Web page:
The Christian Atheist – Chapter 2 Discussion
Today, we’re discussing the second chapter of Craig Groeschel’s The Christian Atheist. Today’s discussion is being led by Jason at Connecting to Impact. For his thoughts and for further discussion, please visit his site.
When You Believe in God but Are Ashamed of Your Past
Chapter 2 hit incredibly close to home for me. It reminds me of when my pastor is preaching and really starts stepping on toes and will say, “Uh-oh! I done quit preachin’ and done gone to meddlin’!” And I really felt like that’s what Groeschel was doing in Chapter 2.
Chapter 2 can be summed up in one word: Shame.
One of the greatest obstacles in my life has been shame. The abuses that happened to me lasted only a short time, but the shame of them was like tar, holding me in place and never letting me move forward. Even more, my woundedness assisted me in making decisions that only deepened my sense of shame. And that hindered my relationship with God.
On page 49, Groeschel explains it like this:
When we become consumed with shame about decisions and actions, belief in God can never evolve into a loving relationship. Over time, we accumulate such a long list of sins that we can’t understand how God could possibly forgive us. Locked in a prison of shame, many Christian Atheists hate their pasts and themselves in equal measure—and there seems to be no hope of escape.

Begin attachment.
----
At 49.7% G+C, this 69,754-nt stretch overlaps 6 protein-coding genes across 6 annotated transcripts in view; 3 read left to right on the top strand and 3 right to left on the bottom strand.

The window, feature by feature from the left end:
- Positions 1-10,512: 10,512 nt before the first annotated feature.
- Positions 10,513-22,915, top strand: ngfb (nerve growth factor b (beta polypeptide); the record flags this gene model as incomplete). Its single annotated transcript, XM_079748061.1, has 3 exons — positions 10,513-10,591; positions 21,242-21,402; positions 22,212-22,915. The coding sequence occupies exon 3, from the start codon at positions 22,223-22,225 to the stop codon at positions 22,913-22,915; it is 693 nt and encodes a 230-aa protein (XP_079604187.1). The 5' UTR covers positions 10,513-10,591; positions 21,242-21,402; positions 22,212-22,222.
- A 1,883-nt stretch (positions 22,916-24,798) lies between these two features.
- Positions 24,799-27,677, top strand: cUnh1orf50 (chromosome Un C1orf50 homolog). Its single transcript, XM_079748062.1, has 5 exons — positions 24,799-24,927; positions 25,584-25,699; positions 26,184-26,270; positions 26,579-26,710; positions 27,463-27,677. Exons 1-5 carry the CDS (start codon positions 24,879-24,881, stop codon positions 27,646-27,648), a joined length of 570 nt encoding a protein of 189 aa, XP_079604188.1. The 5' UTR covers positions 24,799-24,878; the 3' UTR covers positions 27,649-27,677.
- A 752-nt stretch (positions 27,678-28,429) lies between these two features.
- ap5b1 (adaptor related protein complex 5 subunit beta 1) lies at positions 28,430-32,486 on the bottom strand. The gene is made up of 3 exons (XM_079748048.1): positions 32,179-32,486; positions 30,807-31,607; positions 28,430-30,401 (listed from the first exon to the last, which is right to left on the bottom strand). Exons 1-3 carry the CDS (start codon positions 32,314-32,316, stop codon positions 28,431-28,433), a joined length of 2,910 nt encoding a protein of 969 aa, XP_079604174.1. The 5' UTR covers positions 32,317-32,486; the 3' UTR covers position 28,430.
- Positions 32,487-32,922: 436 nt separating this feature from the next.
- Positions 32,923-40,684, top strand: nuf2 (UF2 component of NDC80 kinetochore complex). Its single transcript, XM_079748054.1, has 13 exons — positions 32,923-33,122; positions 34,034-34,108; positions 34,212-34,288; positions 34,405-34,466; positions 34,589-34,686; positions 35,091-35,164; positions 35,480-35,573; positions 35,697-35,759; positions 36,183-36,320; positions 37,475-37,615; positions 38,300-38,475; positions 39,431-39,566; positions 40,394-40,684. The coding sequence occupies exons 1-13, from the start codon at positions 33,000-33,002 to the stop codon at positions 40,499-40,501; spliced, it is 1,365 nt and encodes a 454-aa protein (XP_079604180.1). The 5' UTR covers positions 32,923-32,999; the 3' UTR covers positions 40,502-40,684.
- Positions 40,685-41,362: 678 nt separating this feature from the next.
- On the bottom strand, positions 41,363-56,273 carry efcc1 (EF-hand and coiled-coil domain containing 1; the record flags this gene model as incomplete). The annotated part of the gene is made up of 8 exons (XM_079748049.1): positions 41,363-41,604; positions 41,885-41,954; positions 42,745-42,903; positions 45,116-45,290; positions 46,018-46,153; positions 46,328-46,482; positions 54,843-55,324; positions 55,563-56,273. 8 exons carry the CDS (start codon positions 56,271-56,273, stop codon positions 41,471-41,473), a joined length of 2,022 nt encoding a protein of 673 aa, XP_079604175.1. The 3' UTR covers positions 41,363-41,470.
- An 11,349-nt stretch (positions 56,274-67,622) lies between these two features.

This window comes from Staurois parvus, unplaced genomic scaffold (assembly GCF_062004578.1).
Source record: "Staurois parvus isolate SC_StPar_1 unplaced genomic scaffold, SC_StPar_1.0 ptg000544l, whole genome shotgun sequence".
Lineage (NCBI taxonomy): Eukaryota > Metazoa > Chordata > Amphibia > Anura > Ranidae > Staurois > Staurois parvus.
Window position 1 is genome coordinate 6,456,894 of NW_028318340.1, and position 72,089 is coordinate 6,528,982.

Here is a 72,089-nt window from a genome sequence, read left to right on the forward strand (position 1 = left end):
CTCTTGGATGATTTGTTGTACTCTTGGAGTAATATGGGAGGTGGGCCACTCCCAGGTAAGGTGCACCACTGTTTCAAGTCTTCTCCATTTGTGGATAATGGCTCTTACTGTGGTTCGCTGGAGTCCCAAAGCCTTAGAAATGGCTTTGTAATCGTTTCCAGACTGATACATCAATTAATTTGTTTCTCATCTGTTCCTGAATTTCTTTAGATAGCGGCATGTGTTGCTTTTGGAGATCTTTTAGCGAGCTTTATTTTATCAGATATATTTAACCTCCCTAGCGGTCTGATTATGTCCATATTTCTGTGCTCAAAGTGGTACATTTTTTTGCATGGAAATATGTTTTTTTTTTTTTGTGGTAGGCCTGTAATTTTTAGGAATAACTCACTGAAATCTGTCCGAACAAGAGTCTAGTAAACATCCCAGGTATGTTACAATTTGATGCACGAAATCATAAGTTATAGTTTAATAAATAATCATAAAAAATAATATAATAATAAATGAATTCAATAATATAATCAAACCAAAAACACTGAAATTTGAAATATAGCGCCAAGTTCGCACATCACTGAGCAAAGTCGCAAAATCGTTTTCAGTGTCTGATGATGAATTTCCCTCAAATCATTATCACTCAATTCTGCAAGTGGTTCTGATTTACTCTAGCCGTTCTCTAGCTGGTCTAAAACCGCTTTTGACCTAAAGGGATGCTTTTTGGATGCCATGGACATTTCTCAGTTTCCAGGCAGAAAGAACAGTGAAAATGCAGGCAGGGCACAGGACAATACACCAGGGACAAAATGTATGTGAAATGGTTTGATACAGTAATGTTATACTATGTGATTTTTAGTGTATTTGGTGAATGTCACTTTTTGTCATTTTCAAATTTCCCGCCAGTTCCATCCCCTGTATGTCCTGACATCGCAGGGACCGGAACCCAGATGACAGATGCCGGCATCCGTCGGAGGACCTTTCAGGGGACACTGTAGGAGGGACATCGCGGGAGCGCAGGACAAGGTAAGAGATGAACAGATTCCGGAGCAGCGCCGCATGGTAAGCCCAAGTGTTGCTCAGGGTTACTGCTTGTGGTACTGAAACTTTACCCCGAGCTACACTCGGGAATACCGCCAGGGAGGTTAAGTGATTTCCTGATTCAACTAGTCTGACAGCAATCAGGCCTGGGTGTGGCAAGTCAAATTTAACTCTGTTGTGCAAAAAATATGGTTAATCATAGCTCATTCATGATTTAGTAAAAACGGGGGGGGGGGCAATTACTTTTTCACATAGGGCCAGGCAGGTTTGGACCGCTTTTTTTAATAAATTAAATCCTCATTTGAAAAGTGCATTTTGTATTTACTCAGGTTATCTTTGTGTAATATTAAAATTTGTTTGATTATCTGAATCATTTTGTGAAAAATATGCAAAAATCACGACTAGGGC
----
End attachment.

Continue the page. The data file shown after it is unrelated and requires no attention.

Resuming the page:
That totally describes where I have been. But Groeschel goes on to share a remedy. On p. 52, he uses the Biblical example of Peter—who had denied God—obviously a heinous sin. But Jesus came and restored Peter. Groeschel says, “Like Peter, we can become convinced of the truth: namely, that we are not our sins. And we’re also not what others have done to us.”
If I hadn’t read another sentence from the chapter, that one would have been worth the price of the book. I am not defined by what others have done to me.
And finally, he left me with a hope for the future.
Once a broken bone heals, it is often strongest at the point of fracture. (p.55)
Oh, Lord, that that would be true of me! And that it would be true of my brothers and sisters, as well!
Now, I encourage you, if you have not been there already, run over to Jason’s. Read his post and join in for the discussion!